Now, I also agree with Adrian: the Spanish court should find that the outcome of the French proceedings (applying one single law to the whole succession) is not uninteresting and matches what their own rule would lead to.
Finally, I am not sure why, Martin, you say that the French court got the Spanish (choice of law) rule wrong. What it did not do was to take into account the renvoi that Spanish law would have accepted, but then that’s the issue of the vicious circle that someone has to break.
Still, as we all reflect on the manner in which renvoi may refine and improve our rules of private international law, should someone send a link to those members of the judiciary who consider that renvoi is or ought to be dead ? And to those of our legislators whose instincts are to stamp it out wherever they fear they might find it ? (And Gilles: I don’t suppose that is the flag of Andorra, is it ?)
It is the flag of renvoi: a bit complicated at first sight, but not meaningless when one reflects about it.
If it really is the flag of renvoi, it ought to rotate…
I know that Adrian loves renvoi, but this case illustrates its shortcomings. Let’s forget for a moment about the jurisdictional aspects of the case and just concentrate on choice of law. France has a choice-of-law rule that succession to immovables is governed by the lex situs. Spain had a choice-of-law rule that succession to all property – movables and immovables – is governed by the law of the nationality. The case concerns immovables in Spain owned by a French citizen. By applying simple renvoi the French courts reach the conclusion that French substantive law applies. If the case came before a Spanish court, it would also apply simple renvoi and hold that the substantive law to be applied was Spanish law. In this situation, the only advantage of applying renvoi is that each courts gets to apply its own substantive law, thus avoiding the need to ascertain foreign law. However, the price to be paid is that it has to ascertain the foreign conflicts rule. In any event, there is no uniformity of outcome. This would have occurred only if (a) one of the two countries had applied simple renvoi and the other had not applied renvoi at all; or (b) one of them had applied total renvoi (foreign court theory, as applied in England) and the other had applied either simple renvoi or no renvoi at all. In view of this, it is not hard to see why modern legislators – for example, the EU – prefer to do away with renvoi altogether (see Article 26 of the proposed EU regulation on succession).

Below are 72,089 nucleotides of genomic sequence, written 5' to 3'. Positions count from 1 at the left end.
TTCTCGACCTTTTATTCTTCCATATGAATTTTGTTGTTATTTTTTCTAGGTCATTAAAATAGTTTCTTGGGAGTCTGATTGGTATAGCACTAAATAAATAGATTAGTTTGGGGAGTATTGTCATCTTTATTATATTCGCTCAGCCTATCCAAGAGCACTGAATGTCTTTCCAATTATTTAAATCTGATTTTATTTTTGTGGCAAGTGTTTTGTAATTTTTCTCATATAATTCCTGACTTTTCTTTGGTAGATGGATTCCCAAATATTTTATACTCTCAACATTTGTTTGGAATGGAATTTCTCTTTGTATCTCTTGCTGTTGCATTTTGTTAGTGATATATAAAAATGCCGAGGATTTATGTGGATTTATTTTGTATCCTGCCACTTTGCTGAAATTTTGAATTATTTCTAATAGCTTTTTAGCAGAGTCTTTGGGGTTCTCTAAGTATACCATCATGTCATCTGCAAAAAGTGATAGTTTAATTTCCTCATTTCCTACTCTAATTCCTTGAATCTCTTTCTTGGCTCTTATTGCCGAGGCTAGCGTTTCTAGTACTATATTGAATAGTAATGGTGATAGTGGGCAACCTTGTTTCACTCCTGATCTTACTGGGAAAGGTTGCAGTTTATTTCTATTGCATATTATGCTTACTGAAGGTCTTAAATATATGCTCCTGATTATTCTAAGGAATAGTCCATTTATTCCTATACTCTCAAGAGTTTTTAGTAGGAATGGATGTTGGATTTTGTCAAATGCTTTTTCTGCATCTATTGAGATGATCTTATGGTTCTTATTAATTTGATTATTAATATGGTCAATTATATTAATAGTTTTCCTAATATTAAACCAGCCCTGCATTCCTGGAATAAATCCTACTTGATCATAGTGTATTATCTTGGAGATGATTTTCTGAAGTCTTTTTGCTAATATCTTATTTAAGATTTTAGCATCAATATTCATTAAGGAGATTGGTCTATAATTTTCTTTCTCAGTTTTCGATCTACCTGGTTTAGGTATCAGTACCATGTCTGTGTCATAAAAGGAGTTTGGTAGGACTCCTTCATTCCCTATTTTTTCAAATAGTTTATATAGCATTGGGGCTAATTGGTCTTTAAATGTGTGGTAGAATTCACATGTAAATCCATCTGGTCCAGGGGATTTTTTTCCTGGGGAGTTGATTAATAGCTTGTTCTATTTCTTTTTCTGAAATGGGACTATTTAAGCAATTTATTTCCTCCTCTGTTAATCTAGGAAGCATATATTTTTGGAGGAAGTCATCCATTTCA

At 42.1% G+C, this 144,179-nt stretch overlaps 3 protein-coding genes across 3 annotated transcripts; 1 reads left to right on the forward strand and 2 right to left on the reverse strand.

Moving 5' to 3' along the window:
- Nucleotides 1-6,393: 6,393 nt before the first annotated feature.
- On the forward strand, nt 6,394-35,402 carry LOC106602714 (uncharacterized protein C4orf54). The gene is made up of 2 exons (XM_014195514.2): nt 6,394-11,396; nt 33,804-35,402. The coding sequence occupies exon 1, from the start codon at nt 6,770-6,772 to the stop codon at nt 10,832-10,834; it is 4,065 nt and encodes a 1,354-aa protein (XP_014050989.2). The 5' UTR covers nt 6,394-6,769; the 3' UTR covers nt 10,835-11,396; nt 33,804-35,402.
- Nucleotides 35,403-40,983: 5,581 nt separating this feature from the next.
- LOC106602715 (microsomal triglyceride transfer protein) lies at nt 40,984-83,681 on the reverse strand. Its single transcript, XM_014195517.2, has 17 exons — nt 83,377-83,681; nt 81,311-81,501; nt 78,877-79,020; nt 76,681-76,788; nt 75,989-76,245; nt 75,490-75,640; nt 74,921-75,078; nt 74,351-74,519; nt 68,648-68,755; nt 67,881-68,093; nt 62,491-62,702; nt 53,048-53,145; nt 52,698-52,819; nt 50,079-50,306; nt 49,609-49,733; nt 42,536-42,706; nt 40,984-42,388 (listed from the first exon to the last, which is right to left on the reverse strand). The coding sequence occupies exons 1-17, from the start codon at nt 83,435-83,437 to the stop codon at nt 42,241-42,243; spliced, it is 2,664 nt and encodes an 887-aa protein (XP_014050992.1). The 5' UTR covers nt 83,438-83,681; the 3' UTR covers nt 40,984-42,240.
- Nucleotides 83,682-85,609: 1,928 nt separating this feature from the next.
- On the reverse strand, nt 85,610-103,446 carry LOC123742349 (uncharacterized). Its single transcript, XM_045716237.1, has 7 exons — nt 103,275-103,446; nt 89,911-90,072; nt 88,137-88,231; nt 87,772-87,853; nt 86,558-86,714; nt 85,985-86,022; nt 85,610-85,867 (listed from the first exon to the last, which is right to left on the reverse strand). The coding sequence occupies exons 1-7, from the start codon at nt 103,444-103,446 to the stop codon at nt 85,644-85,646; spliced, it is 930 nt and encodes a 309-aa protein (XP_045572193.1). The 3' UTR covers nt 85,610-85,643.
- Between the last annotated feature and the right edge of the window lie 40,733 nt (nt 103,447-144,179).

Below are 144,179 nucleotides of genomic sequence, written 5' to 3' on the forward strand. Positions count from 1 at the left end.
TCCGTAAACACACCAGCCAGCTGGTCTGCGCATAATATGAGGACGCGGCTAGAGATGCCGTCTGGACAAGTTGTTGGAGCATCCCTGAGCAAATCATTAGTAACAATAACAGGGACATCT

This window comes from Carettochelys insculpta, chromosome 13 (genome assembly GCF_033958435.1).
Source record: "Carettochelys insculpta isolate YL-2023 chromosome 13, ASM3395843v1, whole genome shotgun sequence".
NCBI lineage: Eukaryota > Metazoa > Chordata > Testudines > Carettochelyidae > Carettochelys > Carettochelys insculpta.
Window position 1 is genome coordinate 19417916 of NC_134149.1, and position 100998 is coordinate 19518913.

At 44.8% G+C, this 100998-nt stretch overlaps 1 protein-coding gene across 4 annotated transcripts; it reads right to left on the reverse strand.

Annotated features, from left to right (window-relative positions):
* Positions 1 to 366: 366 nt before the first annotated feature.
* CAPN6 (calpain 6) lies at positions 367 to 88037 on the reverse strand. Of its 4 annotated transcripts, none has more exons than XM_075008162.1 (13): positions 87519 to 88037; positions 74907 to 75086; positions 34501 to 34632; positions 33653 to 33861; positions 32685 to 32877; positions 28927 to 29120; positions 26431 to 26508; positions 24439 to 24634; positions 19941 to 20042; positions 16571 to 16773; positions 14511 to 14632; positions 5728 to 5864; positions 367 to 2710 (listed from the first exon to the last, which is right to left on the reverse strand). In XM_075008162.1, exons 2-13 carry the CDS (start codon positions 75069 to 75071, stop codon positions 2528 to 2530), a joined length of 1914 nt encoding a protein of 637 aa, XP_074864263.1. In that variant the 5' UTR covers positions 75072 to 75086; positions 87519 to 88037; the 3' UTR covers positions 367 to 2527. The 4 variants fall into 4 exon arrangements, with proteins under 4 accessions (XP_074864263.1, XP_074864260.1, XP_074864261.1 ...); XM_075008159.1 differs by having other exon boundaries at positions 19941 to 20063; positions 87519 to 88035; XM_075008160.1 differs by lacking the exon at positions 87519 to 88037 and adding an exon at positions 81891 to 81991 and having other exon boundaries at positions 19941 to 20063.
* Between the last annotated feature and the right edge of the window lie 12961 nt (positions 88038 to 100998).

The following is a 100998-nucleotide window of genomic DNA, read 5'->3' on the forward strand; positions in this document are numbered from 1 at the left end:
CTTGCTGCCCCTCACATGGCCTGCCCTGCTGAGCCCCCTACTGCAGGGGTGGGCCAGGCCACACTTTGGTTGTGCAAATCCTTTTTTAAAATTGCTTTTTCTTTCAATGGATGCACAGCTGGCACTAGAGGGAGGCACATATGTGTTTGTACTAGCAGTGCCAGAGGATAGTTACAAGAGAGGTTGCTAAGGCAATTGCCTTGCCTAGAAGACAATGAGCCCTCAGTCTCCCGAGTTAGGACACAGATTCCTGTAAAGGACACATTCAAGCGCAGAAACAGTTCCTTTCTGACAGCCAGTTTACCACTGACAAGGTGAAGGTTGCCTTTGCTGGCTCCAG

As Adrian Briggs perfectly explains, Spanish conflict of law rule (art. 9.8 Civil Code) provides for the application of the national law of the decesead, no matter the nature of the estate. As for renvoi, yes, we admit it, particularly in case of succession, but only insofar as it serves to protect the fundamental principles of succession, i.e., the unity and universality of succession. From this point of view, the French judgment is to be approved.
Recognition: there is a bilateral convention between Spain and France of May 28th 1969, establishing several conditions for recognition and enforcement in civil and commercial matters. As for the law applied by the French Court, see art 5: “Recognition shall not be refused for the sole reason that the Court has applied a law other than the one that would have been applied under the rules of private international law of the requested State (…)” -and, by the way, Spanish Courts would also have applied French law, see art. 9.8 Cc supra.